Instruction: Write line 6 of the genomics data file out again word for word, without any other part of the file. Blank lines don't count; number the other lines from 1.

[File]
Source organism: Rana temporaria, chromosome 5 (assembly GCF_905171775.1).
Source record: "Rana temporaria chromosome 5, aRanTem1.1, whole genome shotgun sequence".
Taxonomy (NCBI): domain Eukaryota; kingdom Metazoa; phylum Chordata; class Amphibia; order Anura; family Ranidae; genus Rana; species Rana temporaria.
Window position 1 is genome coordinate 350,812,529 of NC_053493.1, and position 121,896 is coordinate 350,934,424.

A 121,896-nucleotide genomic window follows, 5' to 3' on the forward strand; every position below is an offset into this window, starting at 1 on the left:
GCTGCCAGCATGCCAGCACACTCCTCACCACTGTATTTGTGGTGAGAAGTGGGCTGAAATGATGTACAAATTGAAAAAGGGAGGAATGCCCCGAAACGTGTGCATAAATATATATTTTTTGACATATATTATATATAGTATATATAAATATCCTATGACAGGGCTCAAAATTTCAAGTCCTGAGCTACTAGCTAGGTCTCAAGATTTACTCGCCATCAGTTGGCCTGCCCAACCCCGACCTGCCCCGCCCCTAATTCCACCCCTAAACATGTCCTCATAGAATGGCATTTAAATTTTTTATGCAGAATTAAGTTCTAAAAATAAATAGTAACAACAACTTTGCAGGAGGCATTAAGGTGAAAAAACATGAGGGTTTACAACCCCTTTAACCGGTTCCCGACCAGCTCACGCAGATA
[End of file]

GCTGCCAGCATGCCAGCACACTCCTCACCACTGTATTTGTGGTGAGAAGTGGGCTGAAATGATGTACAAATTGAAAAAGGGAGGAATGCCCCGAAACGTGTGCATAAATATATATTTTTTGACATATATTATATATAGTATATATAAATATCCTATGACAGGGCTCAAAATTTCAAGTCCTGAGCTACTAGCTAGGTCTCAAGATTTACTCGCCATCAGTTGGCCTGCCCAACCCCGACCTGCCCCGCCCCTAATTCCACCCCTAAACATGTCCTCATAGAATGGCATTTAAATTTTTTATGCAGAATTAAGTTCTAAAAATAAATAGTAACAACAACTTTGCAGGAGGCATTAAGGTGAAAAAACATGAGGGTTTACAACCCCTTTAACCGGTTCCCGACCAGCTCACGCAGATA